How can I relieve motion sickness?
An acupressurist says: You can experience motion sickness when traveling by water, land or air. If the balance mechanism in your ears tells your brain that you’re moving, but your eyes tell your brain that you’re stationary, it can result in feelings of nausea.
The treatment: To ease queasiness when traveling, there’s an acupressure point you can press several times an hour before, and during, your trip. On the inside of your arm, measure three of your own finger widths below the wrist crease. At that distance, place your thumb on the point between your two arm bones and press firmly; maintain that constant pressure for two to three minutes while taking slow, deep breaths. This will start to calm you down and soothe your stomach. Wait 1 minute and repeat if you continue to feel nauseous. — Michael Reed Gach, Ph.D., author of Acupressure’s Potent Points (Bantam) and director of acupressure.com
An otolaryngologist says: Motion sickness occurs when the vestibular nerve—which transmits sound and balance information from the inner ear to the brain—senses movement even though the body is still. The brain gets confused by the differing input from the vestibular nerve, the eyes and the rest of the body, resulting in the sensation of nausea.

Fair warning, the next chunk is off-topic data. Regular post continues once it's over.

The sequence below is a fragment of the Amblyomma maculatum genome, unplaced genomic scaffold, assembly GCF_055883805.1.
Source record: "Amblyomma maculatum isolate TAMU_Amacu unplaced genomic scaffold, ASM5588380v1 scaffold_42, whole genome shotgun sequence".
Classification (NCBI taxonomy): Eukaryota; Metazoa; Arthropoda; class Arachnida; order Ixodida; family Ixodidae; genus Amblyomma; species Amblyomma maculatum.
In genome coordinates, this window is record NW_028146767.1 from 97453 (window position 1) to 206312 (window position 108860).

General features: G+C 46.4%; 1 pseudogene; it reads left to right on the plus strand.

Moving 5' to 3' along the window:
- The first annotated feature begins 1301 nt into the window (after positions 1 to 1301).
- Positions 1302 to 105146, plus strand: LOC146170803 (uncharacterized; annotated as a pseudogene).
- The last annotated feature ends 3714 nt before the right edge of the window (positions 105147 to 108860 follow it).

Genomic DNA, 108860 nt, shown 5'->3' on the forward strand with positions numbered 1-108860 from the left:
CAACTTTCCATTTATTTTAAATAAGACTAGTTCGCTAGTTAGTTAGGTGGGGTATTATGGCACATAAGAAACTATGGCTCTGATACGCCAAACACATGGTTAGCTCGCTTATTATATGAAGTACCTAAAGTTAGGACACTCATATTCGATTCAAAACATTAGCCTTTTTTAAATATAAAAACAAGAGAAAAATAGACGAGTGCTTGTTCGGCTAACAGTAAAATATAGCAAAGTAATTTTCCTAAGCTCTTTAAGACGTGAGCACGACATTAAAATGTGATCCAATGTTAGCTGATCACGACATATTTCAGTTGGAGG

The treatment: If you’re on a boat, focusing on the horizon can help because the eyes reassure the brain, “Hey, I’m not really moving.” Over-thecounter medications, such as Benadryl and Dramamine (scopolamine), can also be soothing. These treatments won’t directly relieve nausea per se, but they will slow down the brain and keep it from sensing the signals that trigger the feeling. A scopolamine patch placed on the skin behind the ear can also aid in preventing queasiness. — Christina M. McAlphin, M.D., otolaryngologist at California Medical Center in Los Angeles
A naturopath says: Motion sickness is caused by the brain trying to interpret two different signals coming from your eyes and ears. The varying messages trigger feelings of nausea.
The treatment: If you’re prone to motion sickness, take 250 to 500 milligrams of ginger 10 to 20 minutes before your trip. It’s really potent in capsule form, but you can also chew on a fresh piece. If symptoms continue, take 500 to 1,000 milligrams every four hours. In one study, ginger worked just as well as Dramamine, but without the common side effects that can include dry mouth and blurred vision. There are also two homeopathic remedies that can stop nausea associated with motion sickness: ipecacuanha and tabacum. Adults in good health should take a 200c to 1M dose one to three times a day, and only when experiencing nausea. — Keith F. Zeitlin, N.D., Wallingford, Conn.-based naturopathic physician